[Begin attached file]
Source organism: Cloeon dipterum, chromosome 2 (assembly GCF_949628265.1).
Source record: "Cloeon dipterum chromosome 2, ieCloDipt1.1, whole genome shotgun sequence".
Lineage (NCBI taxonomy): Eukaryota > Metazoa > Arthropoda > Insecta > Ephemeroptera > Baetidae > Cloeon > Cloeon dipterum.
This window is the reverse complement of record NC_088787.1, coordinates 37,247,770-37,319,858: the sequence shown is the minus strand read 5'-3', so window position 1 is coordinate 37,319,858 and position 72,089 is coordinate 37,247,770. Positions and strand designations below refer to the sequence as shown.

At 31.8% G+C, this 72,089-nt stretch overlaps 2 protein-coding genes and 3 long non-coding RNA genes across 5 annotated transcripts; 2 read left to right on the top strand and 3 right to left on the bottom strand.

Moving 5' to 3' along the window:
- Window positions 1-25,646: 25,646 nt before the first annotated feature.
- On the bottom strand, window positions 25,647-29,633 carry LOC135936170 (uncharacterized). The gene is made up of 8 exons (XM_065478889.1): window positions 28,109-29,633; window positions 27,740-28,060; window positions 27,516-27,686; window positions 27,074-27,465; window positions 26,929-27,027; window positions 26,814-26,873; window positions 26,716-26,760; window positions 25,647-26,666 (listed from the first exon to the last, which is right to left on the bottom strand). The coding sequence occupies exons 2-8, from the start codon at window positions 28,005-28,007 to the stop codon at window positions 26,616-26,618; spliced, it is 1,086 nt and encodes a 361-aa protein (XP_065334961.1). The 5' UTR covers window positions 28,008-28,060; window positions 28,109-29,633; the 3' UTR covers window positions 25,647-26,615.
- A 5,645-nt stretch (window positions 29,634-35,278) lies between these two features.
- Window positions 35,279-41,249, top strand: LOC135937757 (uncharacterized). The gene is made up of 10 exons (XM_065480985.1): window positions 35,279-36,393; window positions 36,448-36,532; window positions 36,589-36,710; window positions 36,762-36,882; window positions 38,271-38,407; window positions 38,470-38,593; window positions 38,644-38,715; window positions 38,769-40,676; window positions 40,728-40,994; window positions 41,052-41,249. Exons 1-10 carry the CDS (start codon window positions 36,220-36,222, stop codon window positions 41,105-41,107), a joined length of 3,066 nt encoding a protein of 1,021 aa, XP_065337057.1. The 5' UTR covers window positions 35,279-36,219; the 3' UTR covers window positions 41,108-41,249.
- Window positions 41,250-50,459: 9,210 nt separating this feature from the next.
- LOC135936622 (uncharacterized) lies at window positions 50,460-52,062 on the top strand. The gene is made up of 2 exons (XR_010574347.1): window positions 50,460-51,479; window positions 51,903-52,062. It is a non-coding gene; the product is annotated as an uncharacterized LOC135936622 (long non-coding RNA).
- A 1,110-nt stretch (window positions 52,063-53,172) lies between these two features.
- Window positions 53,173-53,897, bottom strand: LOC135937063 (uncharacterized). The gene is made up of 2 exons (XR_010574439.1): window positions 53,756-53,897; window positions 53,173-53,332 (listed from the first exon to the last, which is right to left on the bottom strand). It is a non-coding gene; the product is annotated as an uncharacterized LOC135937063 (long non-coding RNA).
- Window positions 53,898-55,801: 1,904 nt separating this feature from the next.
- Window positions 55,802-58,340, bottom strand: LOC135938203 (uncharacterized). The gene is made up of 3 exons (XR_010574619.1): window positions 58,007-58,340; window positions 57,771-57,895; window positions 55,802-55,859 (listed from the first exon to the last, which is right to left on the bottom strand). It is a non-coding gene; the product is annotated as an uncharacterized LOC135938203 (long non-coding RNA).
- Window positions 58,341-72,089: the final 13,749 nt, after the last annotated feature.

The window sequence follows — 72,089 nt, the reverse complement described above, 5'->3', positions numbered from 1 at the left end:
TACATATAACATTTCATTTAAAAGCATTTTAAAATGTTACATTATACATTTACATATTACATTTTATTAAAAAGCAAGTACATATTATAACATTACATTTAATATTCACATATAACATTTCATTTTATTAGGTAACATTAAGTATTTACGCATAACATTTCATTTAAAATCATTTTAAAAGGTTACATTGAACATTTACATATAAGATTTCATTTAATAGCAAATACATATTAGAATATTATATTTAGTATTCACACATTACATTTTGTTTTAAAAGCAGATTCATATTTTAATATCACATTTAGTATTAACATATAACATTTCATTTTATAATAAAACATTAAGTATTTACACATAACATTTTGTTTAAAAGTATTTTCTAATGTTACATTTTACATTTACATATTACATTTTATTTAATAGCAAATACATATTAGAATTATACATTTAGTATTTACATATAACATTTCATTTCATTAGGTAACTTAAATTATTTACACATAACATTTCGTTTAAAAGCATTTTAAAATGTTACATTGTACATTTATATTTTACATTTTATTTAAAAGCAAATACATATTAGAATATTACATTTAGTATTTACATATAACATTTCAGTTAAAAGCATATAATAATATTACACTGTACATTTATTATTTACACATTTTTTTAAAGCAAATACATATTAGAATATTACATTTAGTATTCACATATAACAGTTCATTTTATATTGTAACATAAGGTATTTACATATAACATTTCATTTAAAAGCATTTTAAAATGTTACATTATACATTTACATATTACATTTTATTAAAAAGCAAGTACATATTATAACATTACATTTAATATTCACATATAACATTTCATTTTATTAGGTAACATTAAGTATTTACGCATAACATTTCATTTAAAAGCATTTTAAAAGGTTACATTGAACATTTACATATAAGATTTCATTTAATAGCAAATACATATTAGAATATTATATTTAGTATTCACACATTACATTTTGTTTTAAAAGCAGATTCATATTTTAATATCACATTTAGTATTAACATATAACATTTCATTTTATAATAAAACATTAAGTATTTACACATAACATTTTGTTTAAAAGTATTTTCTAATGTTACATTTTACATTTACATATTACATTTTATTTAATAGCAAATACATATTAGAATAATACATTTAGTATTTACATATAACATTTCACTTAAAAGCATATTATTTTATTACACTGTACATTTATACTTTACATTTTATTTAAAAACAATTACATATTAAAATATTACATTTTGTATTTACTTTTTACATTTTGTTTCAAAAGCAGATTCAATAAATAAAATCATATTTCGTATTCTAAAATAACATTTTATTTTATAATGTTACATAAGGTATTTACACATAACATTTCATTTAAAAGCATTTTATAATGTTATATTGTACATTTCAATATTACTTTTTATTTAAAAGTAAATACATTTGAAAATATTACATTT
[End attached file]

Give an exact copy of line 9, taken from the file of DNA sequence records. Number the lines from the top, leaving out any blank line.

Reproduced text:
- A 5,645-nt stretch (window positions 29,634-35,278) lies between these two features.